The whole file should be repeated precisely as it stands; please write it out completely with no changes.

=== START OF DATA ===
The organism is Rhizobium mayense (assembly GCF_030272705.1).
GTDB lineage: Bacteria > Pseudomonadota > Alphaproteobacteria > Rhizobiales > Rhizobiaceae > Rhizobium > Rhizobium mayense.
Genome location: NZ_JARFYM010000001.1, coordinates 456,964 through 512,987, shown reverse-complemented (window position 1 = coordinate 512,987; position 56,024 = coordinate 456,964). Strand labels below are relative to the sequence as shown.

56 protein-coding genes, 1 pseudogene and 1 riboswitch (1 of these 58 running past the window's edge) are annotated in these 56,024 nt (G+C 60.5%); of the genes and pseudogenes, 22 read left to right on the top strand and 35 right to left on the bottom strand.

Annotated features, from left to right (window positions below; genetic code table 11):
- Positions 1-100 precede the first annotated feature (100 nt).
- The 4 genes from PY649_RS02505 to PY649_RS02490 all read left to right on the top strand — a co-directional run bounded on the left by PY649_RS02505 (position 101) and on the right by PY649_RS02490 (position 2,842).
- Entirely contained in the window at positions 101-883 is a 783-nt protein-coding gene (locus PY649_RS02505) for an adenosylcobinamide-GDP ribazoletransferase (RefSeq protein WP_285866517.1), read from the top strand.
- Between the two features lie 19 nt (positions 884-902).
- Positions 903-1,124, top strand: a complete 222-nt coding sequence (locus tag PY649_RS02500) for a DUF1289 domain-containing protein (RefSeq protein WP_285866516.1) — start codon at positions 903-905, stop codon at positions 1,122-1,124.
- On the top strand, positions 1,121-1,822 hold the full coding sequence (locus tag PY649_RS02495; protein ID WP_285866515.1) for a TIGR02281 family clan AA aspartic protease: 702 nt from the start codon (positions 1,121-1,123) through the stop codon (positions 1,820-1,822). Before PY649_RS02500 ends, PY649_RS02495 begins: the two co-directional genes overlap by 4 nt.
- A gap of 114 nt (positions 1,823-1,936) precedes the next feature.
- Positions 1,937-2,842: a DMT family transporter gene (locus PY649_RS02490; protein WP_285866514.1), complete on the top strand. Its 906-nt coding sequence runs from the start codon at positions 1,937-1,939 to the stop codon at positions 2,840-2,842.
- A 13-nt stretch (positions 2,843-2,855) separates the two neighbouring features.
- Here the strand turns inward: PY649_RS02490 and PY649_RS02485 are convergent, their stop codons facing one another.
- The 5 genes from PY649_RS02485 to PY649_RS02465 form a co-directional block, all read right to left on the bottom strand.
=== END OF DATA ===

The organism is Rhizobium mayense (assembly GCF_030272705.1).
GTDB lineage: Bacteria > Pseudomonadota > Alphaproteobacteria > Rhizobiales > Rhizobiaceae > Rhizobium > Rhizobium mayense.
Genome location: NZ_JARFYM010000001.1, coordinates 456,964 through 512,987, shown reverse-complemented (window position 1 = coordinate 512,987; position 56,024 = coordinate 456,964). Strand labels below are relative to the sequence as shown.

56 protein-coding genes, 1 pseudogene and 1 riboswitch (1 of these 58 running past the window's edge) are annotated in these 56,024 nt (G+C 60.5%); of the genes and pseudogenes, 22 read left to right on the top strand and 35 right to left on the bottom strand.

Annotated features, from left to right (window positions below; genetic code table 11):
- Positions 1-100 precede the first annotated feature (100 nt).
- The 4 genes from PY649_RS02505 to PY649_RS02490 all read left to right on the top strand — a co-directional run bounded on the left by PY649_RS02505 (position 101) and on the right by PY649_RS02490 (position 2,842).
- Entirely contained in the window at positions 101-883 is a 783-nt protein-coding gene (locus PY649_RS02505) for an adenosylcobinamide-GDP ribazoletransferase (RefSeq protein WP_285866517.1), read from the top strand.
- Between the two features lie 19 nt (positions 884-902).
- Positions 903-1,124, top strand: a complete 222-nt coding sequence (locus tag PY649_RS02500) for a DUF1289 domain-containing protein (RefSeq protein WP_285866516.1) — start codon at positions 903-905, stop codon at positions 1,122-1,124.
- On the top strand, positions 1,121-1,822 hold the full coding sequence (locus tag PY649_RS02495; protein ID WP_285866515.1) for a TIGR02281 family clan AA aspartic protease: 702 nt from the start codon (positions 1,121-1,123) through the stop codon (positions 1,820-1,822). Before PY649_RS02500 ends, PY649_RS02495 begins: the two co-directional genes overlap by 4 nt.
- A gap of 114 nt (positions 1,823-1,936) precedes the next feature.
- Positions 1,937-2,842: a DMT family transporter gene (locus PY649_RS02490; protein WP_285866514.1), complete on the top strand. Its 906-nt coding sequence runs from the start codon at positions 1,937-1,939 to the stop codon at positions 2,840-2,842.
- A 13-nt stretch (positions 2,843-2,855) separates the two neighbouring features.
- Here the strand turns inward: PY649_RS02490 and PY649_RS02485 are convergent, their stop codons facing one another.
- The 5 genes from PY649_RS02485 to PY649_RS02465 form a co-directional block, all read right to left on the bottom strand.